MORE

Review: Mumford & Sons at Fillmore, 6/15/11

MUMFORD & SONS at the FILLMORE | 06.15.11


"Mumford and his mates certainly did their best to show the crowd one of the greatest shows they have seen in recent memory."

MUMFORD & SONS Nathaniel Rateliff and Fairchildren • Matthew and the Atlas06.15.11 | Fillmore Auditorium
MUMFORD & SONS
Nathaniel Rateliff and Fairchildren • Matthew and the Atlas
06.15.11 | Fillmore Auditorium
Photo by Jon Solomon

If any further proof is required of the massive success that England's Mumford and Sons is enjoying in this country, you need look no further than the first of two sold out nights at the Fillmore Auditorium, from the energy of the band to the energy of the crowd. On stage, dozens of instruments littered the stage amidst elaborate lighting set ups, setting the scene of a thrift store run by a crazed shop owner. It all made for massive, jubliant hootenanny.

Opening up the spectacle on this night was fellow Englanders, by way of Aldershot, Matthew and the Atlas. The band, certainly knew their way around a harmony as lead vocalist Matt Hegarty hit octaves far below pianist Lindsay West's sweet falsetto. Hegarty's voice conjured up images of Gordon Lightfoot with a similar earnest delivery and sincere sentiment on lines like "My grandfather he did ask me, do you know what you have done/There were ripples in the water, I found them when you were young."

Hegarty also sported similar facial hair to Lightfoot as well, but he could not be reached to find out if he knew anything about the Wreck of the Edmund Fitzgerald. If you were to stumble upon Matthew and the Atlas at a local coffee shop, they would be an admirable sight, but dwarfed by the Fillmore's massive stage, the enormity of the event, and the talent that was following, the band came off as no more than average.

Matthew and the Atlas
Matthew and the Atlas
Photo by Jon Solomon

Local boy done good Nathaniel Rateliff, meanwhile, and his talented backing band, Fairchildren - guitarist Joseph Pope, drummer Patrick Meese, cellist Julie Davis and keyboard player James Hahn -- seemed completely in their element playing to a crowd of this magnitude. Rateliff played some new and intriguing material in the beginning of his set, songs not appearing on his latest album, the excellent In Memory of Loss.

Nathaniel Rateliff
Nathaniel Rateliff
Photo by Jon Solomon

The first two songs found Rateliff emitting the same classic timbre that he has worked so tirelessly to hone, while incorporating an ominous tone in the vein of Devothcka and Murder by Death. On these songs, Davis's contributions can not be overstated; she bowed her up-right bass with conviction while applying strong and complementary harmonies to Rateliff's vocals.

Julie Davis's contributions cannot be overstated
Julie Davis's contributions cannot be overstated
Photo by Jon Solomon

By the third song, Rateliff decided to delve into his amazing album, playing "Whimper and Wail" while Meese's tom heavy beat added urgency and pulse to the song. Later in the set, Rateliff played "Early Spring Till" followed by "You Should've Seen the Other Guy," proving he can play a song about the changing of seasons, followed by a song about getting his ass kicked in a street fight, and still make them sound equally poetic.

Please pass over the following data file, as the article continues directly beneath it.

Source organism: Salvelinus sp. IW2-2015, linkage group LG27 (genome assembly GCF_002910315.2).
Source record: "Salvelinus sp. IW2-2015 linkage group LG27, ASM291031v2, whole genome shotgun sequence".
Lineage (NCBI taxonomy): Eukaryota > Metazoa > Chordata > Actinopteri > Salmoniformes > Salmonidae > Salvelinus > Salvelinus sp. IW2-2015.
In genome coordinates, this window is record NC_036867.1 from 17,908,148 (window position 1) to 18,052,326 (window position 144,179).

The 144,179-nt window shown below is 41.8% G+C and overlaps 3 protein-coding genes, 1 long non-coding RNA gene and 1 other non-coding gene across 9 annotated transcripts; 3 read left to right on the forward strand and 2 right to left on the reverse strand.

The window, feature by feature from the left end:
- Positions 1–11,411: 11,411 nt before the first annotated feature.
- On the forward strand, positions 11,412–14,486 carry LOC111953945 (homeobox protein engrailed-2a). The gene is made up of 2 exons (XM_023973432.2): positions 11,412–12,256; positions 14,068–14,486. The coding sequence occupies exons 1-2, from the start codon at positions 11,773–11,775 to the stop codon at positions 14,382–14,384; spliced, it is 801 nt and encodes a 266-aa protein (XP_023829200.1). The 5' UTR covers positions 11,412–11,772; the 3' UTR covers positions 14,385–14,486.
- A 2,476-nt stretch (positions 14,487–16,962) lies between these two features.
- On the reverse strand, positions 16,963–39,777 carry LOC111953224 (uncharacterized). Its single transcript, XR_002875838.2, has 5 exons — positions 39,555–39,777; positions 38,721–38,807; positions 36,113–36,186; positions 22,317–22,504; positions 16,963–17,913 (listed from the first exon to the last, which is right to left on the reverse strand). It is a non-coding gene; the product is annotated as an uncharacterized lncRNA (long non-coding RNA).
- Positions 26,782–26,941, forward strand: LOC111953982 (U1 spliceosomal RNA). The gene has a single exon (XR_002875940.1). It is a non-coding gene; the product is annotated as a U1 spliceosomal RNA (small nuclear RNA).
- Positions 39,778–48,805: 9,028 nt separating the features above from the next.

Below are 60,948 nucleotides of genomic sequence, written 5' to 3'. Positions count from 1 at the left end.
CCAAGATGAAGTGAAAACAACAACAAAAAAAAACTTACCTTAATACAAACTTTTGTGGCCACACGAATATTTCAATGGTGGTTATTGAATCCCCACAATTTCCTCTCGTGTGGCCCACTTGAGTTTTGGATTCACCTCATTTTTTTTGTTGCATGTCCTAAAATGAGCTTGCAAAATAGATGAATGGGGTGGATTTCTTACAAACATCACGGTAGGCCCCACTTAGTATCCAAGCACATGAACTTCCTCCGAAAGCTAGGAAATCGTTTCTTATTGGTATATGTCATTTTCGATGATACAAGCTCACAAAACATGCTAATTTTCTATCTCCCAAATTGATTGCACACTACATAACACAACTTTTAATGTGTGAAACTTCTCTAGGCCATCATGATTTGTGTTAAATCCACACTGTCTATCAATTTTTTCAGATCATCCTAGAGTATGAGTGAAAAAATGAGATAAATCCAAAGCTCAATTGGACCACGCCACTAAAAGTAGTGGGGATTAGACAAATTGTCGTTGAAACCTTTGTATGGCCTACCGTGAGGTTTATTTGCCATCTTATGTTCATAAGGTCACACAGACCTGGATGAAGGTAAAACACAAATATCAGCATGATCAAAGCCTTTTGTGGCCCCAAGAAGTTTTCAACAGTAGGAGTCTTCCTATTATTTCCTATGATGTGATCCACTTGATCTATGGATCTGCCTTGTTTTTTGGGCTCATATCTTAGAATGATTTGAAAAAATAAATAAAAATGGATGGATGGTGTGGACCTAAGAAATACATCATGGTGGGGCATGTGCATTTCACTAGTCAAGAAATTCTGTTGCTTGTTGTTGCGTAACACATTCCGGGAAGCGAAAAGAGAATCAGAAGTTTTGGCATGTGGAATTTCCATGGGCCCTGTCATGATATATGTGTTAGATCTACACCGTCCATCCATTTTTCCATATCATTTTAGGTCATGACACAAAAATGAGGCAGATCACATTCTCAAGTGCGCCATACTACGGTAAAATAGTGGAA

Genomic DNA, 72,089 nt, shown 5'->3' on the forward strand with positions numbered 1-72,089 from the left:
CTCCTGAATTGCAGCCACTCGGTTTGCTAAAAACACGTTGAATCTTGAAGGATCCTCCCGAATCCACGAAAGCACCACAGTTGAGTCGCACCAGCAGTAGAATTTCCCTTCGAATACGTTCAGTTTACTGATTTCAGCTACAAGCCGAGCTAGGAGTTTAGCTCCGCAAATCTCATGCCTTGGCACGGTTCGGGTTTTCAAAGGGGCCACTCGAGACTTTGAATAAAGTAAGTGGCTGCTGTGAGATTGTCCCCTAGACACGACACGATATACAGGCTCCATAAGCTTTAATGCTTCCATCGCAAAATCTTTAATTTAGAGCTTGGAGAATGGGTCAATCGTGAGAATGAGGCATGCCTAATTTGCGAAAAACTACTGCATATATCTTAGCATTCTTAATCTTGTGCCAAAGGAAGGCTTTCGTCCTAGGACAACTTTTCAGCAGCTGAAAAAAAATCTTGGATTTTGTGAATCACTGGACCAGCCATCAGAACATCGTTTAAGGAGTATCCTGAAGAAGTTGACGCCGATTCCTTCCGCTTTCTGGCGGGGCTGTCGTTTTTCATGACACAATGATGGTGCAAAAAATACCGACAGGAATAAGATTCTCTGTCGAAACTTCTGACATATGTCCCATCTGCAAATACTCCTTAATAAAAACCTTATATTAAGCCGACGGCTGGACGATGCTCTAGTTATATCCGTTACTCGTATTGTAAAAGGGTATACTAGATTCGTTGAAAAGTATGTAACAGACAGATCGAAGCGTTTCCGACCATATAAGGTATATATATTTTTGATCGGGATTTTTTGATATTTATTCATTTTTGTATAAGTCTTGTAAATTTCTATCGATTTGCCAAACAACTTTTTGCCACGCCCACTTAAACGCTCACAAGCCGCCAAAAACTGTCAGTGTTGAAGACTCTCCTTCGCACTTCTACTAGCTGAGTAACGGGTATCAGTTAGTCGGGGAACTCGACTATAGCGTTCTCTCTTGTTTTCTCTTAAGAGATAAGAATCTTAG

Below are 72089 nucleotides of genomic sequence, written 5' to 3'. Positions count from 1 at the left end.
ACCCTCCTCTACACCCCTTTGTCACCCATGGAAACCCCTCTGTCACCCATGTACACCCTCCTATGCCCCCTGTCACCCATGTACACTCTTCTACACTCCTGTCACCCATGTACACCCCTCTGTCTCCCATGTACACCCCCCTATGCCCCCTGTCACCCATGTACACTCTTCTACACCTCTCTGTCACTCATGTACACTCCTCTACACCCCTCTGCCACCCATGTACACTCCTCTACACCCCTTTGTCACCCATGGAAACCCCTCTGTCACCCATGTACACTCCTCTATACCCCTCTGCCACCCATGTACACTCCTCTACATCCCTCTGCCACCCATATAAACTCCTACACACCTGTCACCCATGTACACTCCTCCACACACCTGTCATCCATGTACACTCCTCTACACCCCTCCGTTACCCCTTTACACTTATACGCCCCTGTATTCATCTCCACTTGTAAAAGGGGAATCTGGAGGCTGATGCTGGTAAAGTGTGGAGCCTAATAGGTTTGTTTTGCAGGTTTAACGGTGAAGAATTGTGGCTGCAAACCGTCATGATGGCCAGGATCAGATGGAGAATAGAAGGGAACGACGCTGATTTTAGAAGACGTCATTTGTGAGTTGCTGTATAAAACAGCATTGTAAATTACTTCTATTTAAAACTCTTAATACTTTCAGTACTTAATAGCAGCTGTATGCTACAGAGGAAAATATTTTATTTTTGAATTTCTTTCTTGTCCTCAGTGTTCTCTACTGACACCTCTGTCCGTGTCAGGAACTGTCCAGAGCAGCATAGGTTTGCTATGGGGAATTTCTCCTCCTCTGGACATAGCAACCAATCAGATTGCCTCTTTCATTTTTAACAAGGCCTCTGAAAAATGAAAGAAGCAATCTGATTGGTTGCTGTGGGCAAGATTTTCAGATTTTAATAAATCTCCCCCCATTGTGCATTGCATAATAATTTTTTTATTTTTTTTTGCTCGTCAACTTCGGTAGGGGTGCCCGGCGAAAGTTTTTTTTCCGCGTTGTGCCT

More photos and critic's notebook on next page.

 

Local boy done good, Nathaniel Rateliff
Local boy done good, Nathaniel Rateliff
Photo by Jon Solomon

To end the set, Marcus Mumford joined the band on "Shroud," singing and playing ukulele and giving the crowd their first taste of the true talent of the headliner. Mumford & Sons were introduced by a friend of theirs who prepared the crowd for "the greatest night of their lives." While this was a lofty statement, Mumford and his mates certainly did their best to show the crowd one of the greatest shows they have seen in recent memory.

Mumford & Sons -- rounded out by Winston Marshall, Ben Lovett and Ted Dwayne -- opened the show with the title track from their 2010 debut, Sigh No More, starting the quiet intro in a hushed blue light before exploding at the song's apex as large white discs beamed an ocean of white light into the audience. As the crowd bounced excitedly to favorites like "Little Lion Man" and "Winter Winds," the band matched their energy, callously throwing around their instruments and shouting at each other gleefully.

Mumford & Sons
Mumford & Sons
Photo by Jon Solomon

Flexing their instrumental diversity, members switched instruments frequently as each song saw Marcus Mumford change from guitar to mandolin to sitting behind the drum set. It is this diversity that allows the band to switch from a playful Americana band to a bombastic and powerful rock band on songs like "Thistle and Weeds."

Marcus Mumford
Marcus Mumford
Photo by Jon Solomon

The only thing that slightly sucked the life out of the crowd was that when the band tested out several new songs, which, while impressive, lacked some of the heroics that much of the songs on Sigh No More exhibit. Regardless, Mumford & Sons showed here that they are a young and extremely talented band with limitless potential, they have no shortage of fans and have yet to reach the ceiling, musically.


CRITIC'S NOTEBOOK

Personal Bias: Sigh No More was my favorite album of last year. Random Detail: Ryan Spilborghs of the Colorado Rockies stood next to me for most of the show. By the Way: Shouting "Free Bird," as some unscrupulous jerk did during Matthew and the Atlas' set, is not funny. It has never been funny, and it never will be funny. The next person that does this at a show will be visited by the ghost of Ronnie Van Zant, who will kick them in the dick.


Sponsor Content